and return with their Ligue 1 talking points column for the first time in 2017.
1 | Gourcuff’s Hesitation
The departure of Paul-Georges Ntep to Wolfsburg was a disappointment, to be sure, but fans of Rennes must be at least a little worried after seeing the way that manager Christian Gourcuff set up his team for Saturday’s visit by Paris Saint-Germain. When the club released the list of eleven players set to start ahead of the match, there was much general confusion, as he seemed to have named three central defensive midfielders in Sanjin Prcic, Gelson Fernandes and Benjamin André.
Knowing full well Gourcuff’s stubborn adherence to his favoured 4-4-1-1, theories and hypotheticals were being bandied about, ranging from Prcic being played wide on the right to a 3-5-1-1 with Romain Danzé pushed forward into midfield.
It turned out that Fernandes ended up being used wide, and to no great effect. The Swiss international has formed a decent partnership with André in central midfield, but he lacks the pace and dynamism to be effective going forward in a wider role. If Gourcuff had sought to utilise the veteran for his defensive capabilities, as one would surmise, that theory was promptly undone by the performance of Julian Draxler, who wasted no time endearing himself to PSG’s fans by netting the match’s solitary goal.
Gourcuff did remove Fernandes for Adama Diakhaby with 30 minutes to play, with Rennes looking immediately brighter. It is understandable to affect caution against the champions, but playing at home, Gourcuff should have shown more ambition from the off; Adrien Hunou and Pedro Henrique were also options. Hopefully for Rennes’ supporters, this caution was merely a matter of the opposition, and will not continue going forward, given both the clubs’ ambitions and the potential of the youngsters. – E.D.
2 | Sébastien Corchia may have outgrown Lille
Lille have had a turbulent 18 months. Should Marcelo Bielsa be appointed, Friday night’s 1-1 draw with ASSE is rumoured to be interim boss Patrick Collot’s last game in charge. He would be their fifth head coach in less than two years. René Girard’s reign faltered and petered out at the end of the 2014/15 season, Hervé Renard’s dire spell at the helm came to nothing and Frédéric Antonetti was unable to maintain any sort of presentable form without the mercurial Sofiane Boufal.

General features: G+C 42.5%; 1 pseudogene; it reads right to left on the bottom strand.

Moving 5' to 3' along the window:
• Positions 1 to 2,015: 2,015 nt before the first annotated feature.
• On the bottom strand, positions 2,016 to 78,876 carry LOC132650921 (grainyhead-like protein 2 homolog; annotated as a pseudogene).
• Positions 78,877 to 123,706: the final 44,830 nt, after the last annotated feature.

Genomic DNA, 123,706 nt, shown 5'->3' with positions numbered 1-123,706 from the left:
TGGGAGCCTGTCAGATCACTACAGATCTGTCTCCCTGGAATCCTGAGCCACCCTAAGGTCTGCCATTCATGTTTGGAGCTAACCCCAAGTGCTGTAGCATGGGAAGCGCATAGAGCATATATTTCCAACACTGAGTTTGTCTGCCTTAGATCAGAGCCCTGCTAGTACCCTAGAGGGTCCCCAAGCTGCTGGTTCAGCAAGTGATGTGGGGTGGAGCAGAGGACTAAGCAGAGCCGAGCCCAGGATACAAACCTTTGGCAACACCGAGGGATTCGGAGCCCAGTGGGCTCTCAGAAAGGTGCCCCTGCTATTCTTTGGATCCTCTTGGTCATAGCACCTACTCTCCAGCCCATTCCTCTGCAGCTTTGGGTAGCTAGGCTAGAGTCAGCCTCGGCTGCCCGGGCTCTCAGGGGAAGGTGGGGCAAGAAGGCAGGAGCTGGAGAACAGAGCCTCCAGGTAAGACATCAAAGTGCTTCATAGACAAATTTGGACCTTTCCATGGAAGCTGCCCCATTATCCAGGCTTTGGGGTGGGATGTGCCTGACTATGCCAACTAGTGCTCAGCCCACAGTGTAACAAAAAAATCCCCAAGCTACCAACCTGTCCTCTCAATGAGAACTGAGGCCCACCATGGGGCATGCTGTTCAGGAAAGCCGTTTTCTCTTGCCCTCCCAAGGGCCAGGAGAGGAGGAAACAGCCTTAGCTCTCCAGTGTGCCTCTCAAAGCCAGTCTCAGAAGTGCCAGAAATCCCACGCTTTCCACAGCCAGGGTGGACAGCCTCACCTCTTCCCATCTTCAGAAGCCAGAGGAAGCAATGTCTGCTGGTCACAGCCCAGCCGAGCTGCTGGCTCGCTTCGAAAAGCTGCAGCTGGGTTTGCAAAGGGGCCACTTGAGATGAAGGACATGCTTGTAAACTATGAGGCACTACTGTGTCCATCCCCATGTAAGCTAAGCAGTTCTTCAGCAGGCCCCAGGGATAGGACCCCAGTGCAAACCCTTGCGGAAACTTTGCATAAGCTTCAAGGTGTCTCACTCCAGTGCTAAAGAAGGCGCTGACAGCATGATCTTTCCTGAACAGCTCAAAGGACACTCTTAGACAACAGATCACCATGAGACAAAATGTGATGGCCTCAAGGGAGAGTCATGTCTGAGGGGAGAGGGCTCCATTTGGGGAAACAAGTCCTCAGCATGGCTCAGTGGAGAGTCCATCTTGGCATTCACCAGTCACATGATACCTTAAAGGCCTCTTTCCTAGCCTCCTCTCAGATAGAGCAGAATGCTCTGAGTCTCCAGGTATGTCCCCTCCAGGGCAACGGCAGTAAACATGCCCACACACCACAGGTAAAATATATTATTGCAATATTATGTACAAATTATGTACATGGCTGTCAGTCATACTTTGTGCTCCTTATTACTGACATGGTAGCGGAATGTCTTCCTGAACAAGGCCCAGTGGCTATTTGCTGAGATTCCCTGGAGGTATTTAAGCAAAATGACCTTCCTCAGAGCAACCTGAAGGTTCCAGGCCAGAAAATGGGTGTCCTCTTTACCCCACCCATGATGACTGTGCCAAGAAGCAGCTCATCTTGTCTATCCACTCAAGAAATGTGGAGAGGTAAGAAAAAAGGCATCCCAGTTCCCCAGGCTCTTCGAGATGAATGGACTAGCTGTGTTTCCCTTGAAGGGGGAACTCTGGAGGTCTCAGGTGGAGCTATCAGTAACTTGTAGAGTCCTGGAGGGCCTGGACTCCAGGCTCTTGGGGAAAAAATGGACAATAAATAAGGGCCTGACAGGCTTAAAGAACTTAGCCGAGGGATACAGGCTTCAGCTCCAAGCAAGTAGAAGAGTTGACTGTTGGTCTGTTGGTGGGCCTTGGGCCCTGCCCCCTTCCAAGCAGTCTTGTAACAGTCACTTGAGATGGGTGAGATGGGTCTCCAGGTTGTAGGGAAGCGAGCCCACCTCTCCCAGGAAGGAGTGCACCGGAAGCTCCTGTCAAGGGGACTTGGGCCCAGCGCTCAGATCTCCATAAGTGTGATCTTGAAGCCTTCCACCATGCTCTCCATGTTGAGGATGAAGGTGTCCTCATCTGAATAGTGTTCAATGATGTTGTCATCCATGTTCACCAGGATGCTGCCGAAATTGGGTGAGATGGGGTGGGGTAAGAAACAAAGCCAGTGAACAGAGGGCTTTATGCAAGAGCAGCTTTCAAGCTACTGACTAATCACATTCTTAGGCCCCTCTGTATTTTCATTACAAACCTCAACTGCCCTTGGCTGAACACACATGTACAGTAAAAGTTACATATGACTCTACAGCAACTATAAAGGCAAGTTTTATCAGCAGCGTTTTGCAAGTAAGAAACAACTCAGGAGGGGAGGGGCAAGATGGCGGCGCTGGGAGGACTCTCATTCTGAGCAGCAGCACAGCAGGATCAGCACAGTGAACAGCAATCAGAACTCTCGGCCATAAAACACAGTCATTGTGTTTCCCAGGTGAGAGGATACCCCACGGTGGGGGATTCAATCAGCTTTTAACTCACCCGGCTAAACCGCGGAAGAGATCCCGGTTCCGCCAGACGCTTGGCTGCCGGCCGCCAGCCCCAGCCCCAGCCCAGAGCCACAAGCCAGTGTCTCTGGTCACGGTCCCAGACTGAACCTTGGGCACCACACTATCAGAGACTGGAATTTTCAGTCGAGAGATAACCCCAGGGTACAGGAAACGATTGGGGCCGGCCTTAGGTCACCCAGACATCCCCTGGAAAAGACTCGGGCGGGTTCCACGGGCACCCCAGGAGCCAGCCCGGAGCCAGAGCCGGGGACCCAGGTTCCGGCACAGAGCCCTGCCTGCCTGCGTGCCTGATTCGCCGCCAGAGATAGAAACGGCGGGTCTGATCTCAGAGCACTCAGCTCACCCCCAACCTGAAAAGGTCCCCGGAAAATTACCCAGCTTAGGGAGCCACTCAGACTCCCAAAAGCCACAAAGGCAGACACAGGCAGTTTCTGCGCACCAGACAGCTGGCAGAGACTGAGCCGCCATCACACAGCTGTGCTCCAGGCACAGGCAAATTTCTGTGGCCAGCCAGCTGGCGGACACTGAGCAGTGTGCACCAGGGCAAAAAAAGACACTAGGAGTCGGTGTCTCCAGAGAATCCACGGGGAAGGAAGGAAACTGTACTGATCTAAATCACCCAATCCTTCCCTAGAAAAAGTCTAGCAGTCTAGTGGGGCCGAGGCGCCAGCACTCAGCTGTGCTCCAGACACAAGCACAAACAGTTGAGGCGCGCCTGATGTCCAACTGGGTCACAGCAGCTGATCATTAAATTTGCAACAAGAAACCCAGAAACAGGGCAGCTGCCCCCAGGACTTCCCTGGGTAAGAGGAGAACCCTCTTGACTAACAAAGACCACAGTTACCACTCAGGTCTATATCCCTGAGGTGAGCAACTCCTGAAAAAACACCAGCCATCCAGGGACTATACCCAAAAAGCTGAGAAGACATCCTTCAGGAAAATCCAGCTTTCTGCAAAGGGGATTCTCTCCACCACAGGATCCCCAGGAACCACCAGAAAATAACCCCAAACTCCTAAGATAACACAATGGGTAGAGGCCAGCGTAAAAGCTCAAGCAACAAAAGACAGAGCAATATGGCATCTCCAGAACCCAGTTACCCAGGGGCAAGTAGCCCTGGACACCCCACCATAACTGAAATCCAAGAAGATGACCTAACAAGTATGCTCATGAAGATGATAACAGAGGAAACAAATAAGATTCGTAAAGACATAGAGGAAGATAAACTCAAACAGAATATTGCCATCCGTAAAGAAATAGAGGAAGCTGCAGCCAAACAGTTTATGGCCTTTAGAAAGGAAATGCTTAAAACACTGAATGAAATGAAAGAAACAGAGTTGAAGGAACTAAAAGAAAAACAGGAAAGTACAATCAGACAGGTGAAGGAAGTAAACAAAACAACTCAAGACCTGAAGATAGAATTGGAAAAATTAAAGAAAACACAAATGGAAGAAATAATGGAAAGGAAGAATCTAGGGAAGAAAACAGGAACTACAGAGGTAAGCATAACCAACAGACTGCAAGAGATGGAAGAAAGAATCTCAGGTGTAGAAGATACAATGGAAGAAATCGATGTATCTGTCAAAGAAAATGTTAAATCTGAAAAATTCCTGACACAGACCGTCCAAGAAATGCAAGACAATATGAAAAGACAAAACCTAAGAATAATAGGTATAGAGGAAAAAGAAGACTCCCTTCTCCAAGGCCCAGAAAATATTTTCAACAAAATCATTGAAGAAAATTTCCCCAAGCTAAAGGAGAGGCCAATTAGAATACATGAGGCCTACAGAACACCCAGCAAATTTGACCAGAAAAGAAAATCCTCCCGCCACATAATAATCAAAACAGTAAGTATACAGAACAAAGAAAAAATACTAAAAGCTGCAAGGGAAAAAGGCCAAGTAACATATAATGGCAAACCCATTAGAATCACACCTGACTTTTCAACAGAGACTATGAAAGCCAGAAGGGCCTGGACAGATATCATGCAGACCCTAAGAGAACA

The only consistently excellent (or even decent) performer, Boufal aside, during this period has been full-back Sébastien Corchia. It is both a testament to the right-back’s ability and the lacklustre LOSC attack that he has often been their most potent offensive weapon. His crossing highlights reel would resemble some of David Beckham’s early work, with the pace and whip he provides that teases forwards and frightens defenders. Beckham is also an influence Corchia draws on for another his weapons; the dead ball, Bastia being his latest victim in this regard back in October.
Having received a call up from Didier Deschamps and continuing to display the technical ability and defensive intensity that make him such an effective outlet, it all seems to suggest that he may be starting to outgrow Lille in their current state.
The 27 year old’s quality is standing out a mile in the vast majority of the Northern club’s outings this season. It is unlikely that he will leave in January but a summer move to a bigger club should be in the offing in a bid to develop his career and realise the potential he possess. – A.W.
3 | Norman Conquest
Away from home, Patrice Garande’s Caen have been the worst team in the league, earning just a solitary point in a scoreless draw against Bordeaux. At home, though, the club have been decent enough, winning six of ten matches and drawing another two. The divide in form has been the primary reason for the club’s relegation worries, as failure to record much on the road has left the club just a point above relegation, albeit with a game in hand. Those road worries loomed large ahead of Sunday’s visit from Lyon; after hosting Les Gones, the club’s next three matches are against relegation rivals, including daunting trips to Nantes and Bastia.